The annual London Design Festival, held this year from 17 – 25 September, celebrates London as design capital of the world and showcases both British and International designers making headway in their fields. Here's a look at four women who stand out at this year's festival.
Architect Alison Brooks is the creative brain behind one of this year's Landmark Projects at the Festival: The Smile. In partnership with engineering firm Arup and the American Hardwood Export Council (AHEC), this pioneering "live experiment" uses industrial panels of cross laminated timber (CLT) for the first time, heralding, according to the AHEC, a revolution in the use of timber in construction. The AHEC gave Brooks the license to "stretch the material to the limit" according to Brooks and she used this freedom to break away from architectural conventions.
The Smile, a magnificent self-balancing 34m curved form constructed of tulipwood is dynamic and undulating, pure, yet so revolutionary that myriad names have been given to its structural form: pavilion, mega tube, installation and giant lantern are just a few descriptions. Reminiscent of a fun fair ride, and at night, a giant lantern, the simplicity of its form gives both creators and viewers the freedom to see in it what they please.
The optically simple structure belies its intricacy: it is said to be the most complex CLT structure ever made, and some of the 12 tulipwood panels of which it is comprised are the largest ever made. It is a feat of engineering – motionless despite its two swooping 12m cantilevered sections that appear to defy gravity.
Brooks studied at the University of Waterloo in Ontario, and, after moving to London, became a partner at Ron Arad Associates. In 1996, she set up Alison Brooks Architects and has won three of RIBA's most prestigious awards. Brooks is known for her original, elegant and sensuous modernism as well as for the construction of architecture which is enjoyable to inhabit whilst fitting harmoniously in its surroundings. Her reputation for creating imaginative housing, innovative use of materials, and sculptural approach to construction are mirrored in the intelligent, elegant and serene "The Smile".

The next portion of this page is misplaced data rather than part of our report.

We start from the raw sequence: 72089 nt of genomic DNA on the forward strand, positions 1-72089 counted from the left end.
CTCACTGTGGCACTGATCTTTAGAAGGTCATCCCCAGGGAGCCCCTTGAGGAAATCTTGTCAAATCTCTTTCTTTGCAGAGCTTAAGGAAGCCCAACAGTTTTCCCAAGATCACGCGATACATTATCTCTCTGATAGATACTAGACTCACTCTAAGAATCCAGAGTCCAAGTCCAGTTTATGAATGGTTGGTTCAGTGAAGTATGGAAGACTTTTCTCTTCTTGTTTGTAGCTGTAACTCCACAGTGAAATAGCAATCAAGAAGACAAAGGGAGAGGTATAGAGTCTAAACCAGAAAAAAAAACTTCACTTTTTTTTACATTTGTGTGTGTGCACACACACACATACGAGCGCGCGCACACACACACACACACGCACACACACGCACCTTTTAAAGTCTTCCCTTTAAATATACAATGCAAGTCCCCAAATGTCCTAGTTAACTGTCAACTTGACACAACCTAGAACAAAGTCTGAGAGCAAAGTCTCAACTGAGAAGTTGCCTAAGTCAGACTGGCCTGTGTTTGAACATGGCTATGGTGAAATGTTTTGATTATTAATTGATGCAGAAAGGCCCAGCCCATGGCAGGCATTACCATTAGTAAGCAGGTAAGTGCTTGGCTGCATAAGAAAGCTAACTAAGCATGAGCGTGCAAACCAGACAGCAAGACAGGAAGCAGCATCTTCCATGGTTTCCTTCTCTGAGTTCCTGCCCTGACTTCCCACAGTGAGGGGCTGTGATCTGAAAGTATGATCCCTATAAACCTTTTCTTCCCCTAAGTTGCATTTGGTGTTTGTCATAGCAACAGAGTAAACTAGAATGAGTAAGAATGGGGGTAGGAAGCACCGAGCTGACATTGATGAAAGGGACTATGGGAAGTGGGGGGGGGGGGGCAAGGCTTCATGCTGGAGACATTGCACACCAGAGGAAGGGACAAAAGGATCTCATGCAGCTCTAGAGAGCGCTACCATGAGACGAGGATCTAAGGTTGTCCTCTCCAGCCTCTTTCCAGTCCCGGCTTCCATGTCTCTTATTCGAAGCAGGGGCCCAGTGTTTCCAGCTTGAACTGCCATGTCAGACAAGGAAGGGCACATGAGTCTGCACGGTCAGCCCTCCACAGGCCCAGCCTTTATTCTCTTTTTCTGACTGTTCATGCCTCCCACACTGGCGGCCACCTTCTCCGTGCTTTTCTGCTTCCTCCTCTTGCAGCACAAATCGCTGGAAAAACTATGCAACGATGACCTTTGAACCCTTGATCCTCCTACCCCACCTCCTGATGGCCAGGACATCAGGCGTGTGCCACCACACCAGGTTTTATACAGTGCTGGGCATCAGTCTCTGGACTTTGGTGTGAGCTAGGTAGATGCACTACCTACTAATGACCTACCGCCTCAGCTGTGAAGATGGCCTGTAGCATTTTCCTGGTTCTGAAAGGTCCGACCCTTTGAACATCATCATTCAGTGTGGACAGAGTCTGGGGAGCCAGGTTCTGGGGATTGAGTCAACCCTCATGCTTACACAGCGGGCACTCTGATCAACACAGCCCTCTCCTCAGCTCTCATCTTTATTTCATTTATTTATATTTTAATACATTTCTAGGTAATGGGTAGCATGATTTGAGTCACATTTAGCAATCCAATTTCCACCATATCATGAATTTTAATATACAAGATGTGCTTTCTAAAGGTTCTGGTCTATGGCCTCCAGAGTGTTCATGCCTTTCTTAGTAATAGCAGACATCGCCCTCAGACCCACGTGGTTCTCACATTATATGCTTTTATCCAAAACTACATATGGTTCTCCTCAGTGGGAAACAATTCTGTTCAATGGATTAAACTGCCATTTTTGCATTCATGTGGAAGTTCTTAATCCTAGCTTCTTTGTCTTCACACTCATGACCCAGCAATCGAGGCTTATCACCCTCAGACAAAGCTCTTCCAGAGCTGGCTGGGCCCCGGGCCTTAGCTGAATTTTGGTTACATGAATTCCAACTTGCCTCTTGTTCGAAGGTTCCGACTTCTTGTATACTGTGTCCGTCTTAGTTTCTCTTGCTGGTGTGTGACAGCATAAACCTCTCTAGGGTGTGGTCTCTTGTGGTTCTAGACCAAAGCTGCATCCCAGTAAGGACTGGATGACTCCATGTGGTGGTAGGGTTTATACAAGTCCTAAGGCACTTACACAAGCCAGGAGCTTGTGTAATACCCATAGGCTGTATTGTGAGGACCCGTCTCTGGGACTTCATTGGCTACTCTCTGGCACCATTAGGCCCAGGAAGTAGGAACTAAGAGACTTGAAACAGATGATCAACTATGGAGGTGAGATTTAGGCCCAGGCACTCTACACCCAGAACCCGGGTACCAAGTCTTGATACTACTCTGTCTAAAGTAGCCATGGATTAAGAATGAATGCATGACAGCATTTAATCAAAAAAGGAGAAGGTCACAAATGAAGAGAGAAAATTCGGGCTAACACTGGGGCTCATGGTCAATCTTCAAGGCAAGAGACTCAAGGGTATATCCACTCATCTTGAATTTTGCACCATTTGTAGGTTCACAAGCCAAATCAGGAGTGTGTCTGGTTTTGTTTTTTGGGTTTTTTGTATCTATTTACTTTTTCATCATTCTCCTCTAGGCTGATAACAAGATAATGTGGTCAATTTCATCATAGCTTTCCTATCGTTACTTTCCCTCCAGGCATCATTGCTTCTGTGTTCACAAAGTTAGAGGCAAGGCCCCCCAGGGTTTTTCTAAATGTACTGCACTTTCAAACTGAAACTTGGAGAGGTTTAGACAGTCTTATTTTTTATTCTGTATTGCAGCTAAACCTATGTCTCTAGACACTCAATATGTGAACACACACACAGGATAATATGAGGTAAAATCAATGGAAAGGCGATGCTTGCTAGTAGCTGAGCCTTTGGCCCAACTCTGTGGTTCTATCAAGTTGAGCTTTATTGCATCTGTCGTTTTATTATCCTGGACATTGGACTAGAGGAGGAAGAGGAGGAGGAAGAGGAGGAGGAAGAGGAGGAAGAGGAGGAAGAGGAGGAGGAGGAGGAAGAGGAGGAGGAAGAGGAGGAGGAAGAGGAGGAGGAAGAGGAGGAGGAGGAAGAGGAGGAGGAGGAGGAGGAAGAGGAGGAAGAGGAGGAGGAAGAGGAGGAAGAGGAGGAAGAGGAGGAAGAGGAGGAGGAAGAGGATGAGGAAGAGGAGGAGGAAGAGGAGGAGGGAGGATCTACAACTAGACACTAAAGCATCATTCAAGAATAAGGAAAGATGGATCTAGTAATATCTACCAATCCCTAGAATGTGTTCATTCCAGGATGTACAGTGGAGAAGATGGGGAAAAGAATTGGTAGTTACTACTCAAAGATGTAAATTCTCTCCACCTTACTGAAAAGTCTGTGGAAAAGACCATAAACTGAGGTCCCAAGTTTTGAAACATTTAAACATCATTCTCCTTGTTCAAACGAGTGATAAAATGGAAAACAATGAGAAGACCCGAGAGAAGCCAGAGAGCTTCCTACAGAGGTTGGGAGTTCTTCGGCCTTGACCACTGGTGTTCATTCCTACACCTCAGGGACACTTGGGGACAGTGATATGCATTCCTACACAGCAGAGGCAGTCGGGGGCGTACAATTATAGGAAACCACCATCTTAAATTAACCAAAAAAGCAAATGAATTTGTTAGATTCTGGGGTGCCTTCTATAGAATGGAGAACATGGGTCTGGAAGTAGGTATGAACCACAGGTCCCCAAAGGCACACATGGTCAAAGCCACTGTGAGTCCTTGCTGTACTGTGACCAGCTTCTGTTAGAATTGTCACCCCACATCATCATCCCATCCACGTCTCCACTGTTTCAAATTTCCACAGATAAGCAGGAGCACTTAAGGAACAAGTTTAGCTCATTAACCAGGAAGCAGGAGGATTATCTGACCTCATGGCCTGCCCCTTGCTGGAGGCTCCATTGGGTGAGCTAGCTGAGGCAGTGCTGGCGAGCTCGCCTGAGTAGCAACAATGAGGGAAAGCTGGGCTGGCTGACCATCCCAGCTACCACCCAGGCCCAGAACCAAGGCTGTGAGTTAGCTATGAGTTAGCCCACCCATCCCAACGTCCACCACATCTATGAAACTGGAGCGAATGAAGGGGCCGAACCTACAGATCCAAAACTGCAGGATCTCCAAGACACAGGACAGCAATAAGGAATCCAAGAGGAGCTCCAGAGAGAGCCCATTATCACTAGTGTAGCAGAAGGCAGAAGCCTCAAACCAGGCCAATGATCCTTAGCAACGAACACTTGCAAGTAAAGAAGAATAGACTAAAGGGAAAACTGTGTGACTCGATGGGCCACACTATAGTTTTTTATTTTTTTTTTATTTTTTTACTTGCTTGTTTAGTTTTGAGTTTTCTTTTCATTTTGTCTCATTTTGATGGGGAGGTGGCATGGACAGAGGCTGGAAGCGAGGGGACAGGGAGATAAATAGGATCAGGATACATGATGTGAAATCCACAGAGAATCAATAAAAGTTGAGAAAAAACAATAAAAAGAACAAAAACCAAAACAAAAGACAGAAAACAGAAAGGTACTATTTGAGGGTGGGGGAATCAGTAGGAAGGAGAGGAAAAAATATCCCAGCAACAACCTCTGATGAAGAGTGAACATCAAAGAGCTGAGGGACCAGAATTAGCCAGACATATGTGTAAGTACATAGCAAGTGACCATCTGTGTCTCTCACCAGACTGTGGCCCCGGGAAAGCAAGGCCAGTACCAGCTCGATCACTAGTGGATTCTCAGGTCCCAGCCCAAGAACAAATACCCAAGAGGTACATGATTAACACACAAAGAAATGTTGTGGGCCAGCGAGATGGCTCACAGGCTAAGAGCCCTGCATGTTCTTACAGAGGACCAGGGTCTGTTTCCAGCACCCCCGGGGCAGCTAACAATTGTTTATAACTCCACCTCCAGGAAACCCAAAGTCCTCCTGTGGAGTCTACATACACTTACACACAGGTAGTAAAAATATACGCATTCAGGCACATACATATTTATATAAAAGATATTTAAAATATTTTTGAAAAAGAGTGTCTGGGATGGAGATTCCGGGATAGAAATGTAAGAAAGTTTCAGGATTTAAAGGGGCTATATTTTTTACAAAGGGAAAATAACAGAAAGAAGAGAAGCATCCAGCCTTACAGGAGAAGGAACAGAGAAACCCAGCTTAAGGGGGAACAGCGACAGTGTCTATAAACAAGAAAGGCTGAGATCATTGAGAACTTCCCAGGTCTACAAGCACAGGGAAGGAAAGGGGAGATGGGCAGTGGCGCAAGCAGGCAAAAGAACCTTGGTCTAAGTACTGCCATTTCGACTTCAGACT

At the other end of the visual spectrum, graphic and textile artist Camille Walala is known for her use of bright colours, powerful patterns and bold geometric shapes. Walala will feature twice in this year's festival. As part of Bankside Design District's Southwark Street's Avenue of Art, Walala will transform a pedestrian crossing into a Colourful Crossing using her signature style: expect an explosion of geometric prints and loud primary colours. Across town, in Clerkenwell, the Vinyl Lounge will be animated with her signature tribal pop art.
Walala describes herself as a "purveyor of powerfully positive digital print". She is influenced by an eclectic mix: the Memphis Movement, the optical art of Vasarely and the bold and colourful prints of the Ndebele tribe of Zimbabwe and northeastern South Africa. Walala is driven by the desire to make people happy – ecstatic even – by the use of colour, pattern and light. The result is the creation of a cartoon-like hyper-reality, brimming with energy. Look forward to reinvigoration and euphoria on visiting these installations.
Bethan Laura Wood
Globally acclaimed innovative designer Bethan Laura Wood's work is as wonderful, eclectic and unique as her flamboyant appearance. Wood studied Product Design at the Royal College of Art and burst onto the London design scene with her fantastically coloured ranges of furniture, lighting, accessories and tableware. Wood succeeds in transforming the mundane and quotidian into original designs by focusing on pattern, colour and patination.
Last year Wood's show, her first solo exhibition, was one of the highlights of the Festival. Among many accolades, she has since been named by W Hotels as one of the Designers of the Future, and a Rising Star by Design Week.
Wood will be participating in Tord Boontje's Electro Craft exhibition, an exhibition of electronic products demonstrating the craft of electronics and electronics as craft. Wood will be one of the 28 designers taking part in the exhibition, marrying technology with her creative design.
It's hard to believe that French-born product designer Ariane Prin only graduated from the Royal College of Art in 2011. She has exhibited internationally, including at the Victoria and Albert Museum, and has worked with Jasper Conran to produce pieces for Waterford and Wedgwood.
Prin launched her eponymous PRIN London Brand and her highly acclaimed RUST homeware collection at last year's London Design Festival and she returns this year to feature in two exhibitions: Tord Boontje's Electro Craft exhibition in Shoreditch and Particle Particular on Redchurch Street. In both of these exhibitions, Prin will be showcasing one-off pieces from her celebrated RUST collection.
The RUST collection is a compilation of unique, handmade household objects, coloured by a process Prin developed named RUST. RUST was born of Prin's love of experimentation and reinterpretation of everyday waste products and the bi-products of manufacturing. Prin uses metal dust from key cutting which oxidises to create varied patterns, hues and textures. The objects themselves - trays, boxes, vases and more - have a simplicity and purity of form, accentuating the beauty and originality of the material.
For Electro Craft, Prin has developed a clock comprised of 12 parts which have each been through the oxidization process for differing periods of time, highlighting the variety born of the process and illustrating the material's relationship with time. Expect intricate and varied texture juxtaposed with simplicity for the home.
Photo Credit: London Design Festival